I guess for Christmas I'll have to find a search for mincemeat and find out which animal it comes from...sheesh, it never ends does it?

Tuesday, October 14, 2008

Shrimp in Vodka Sauce

I am so excited about this dish. I just wish I had more pictures. When I started, I grabbed my camera and turned it on; my battery was dead. My daughters were out and had their cameras with them, I went after my husband's SLR and was trying to figure out how to use it and the battery went dead. My camera battery charged enough to snap the photo to the left at completion.

Debbie at Mocha Me posted a wonderful Tomato Vodka Sauce recipe last week that looked fabulous. I am a fan of a good tomato vodka sauce and her recipe sounded so simple I had to try it. As Debbie said in her post, "...this is a sauce that rocks!!!" - she didn't exaggerate. I tweaked it a bit and wound up with such an incredible tasting tomato sauce variation. The shrimp just put it way over the top.

The recipe calls for 1 onion chopped. I didn't want the strong onion taste in the sauce so I substituted 3 scallions finely chopped. I felt the scallions would give the sauce a milder, sweeter onion taste along with a hint of a garlic flavor without being over powering. In a large skillet over medium heat, melt 1 tablespoon of butter and 1 tablespoons of extra virgin olive oil, add minced scallions to skillet and saute until transparent. Add one 28 ounce can of diced tomatoes and cook over moderate heat for about 25 minutes or until almost no liquid remains in skillet. Stir frequently. Increase heat and add 1 tablespoon chopped fresh basil, 1 cup of heavy cream, 1/4 cup of vodka and 1/4 teaspoon crushed red pepper flakes. Bring to a light boil, reduce heat add 1 pound of peeled shrimp (41-50 count); boil for 2 minutes, sauce will thickened. Season to taste with salt and pepper.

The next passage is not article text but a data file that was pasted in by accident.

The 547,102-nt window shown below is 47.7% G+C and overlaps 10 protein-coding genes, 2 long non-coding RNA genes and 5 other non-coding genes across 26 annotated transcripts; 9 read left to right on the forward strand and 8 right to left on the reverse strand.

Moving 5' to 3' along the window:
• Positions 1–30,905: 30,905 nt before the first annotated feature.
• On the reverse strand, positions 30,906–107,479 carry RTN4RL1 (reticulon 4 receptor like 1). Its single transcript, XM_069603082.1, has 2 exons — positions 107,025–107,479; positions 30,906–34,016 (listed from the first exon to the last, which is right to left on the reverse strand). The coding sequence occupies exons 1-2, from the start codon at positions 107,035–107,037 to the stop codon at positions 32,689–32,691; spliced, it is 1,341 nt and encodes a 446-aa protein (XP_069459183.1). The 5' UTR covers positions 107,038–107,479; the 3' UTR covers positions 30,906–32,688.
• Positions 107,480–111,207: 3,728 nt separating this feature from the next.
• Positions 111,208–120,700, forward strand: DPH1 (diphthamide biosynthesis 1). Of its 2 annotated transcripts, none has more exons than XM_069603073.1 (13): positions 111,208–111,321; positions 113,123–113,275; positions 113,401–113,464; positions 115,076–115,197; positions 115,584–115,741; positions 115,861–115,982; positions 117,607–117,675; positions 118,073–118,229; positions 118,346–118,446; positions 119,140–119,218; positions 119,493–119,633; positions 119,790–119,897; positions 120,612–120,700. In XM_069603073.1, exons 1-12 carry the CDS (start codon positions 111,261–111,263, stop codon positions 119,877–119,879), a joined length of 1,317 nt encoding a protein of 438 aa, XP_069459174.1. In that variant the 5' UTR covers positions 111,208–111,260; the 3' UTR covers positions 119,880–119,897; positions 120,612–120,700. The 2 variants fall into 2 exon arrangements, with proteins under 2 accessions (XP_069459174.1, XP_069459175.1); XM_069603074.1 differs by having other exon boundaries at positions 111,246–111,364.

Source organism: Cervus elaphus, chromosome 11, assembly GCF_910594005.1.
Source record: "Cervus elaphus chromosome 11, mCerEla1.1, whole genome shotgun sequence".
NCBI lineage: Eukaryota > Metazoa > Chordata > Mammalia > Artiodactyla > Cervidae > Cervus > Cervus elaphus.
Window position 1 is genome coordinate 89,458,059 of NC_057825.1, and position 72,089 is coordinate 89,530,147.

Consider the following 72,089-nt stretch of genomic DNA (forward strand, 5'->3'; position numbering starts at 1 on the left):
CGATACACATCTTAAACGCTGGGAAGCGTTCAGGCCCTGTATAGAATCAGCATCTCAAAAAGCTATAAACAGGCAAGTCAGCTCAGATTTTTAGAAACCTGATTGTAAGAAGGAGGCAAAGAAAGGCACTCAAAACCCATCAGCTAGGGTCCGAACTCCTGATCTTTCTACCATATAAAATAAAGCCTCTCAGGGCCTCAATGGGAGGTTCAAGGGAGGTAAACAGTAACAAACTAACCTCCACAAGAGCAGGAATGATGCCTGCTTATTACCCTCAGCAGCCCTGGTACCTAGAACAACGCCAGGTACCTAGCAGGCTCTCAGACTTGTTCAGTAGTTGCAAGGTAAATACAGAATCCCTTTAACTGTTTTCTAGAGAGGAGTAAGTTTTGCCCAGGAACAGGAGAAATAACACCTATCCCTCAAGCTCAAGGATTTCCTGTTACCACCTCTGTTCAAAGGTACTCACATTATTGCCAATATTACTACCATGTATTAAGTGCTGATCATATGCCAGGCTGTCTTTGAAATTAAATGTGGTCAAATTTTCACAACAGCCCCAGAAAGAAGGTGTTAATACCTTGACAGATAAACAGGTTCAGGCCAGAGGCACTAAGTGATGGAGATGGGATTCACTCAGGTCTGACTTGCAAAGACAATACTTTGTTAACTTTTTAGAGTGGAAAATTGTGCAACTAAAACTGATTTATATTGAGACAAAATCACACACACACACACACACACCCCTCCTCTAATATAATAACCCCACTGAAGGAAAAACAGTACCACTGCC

Serve over your favorite cooked pasta. Top with shaved Parmigiano-Reggiano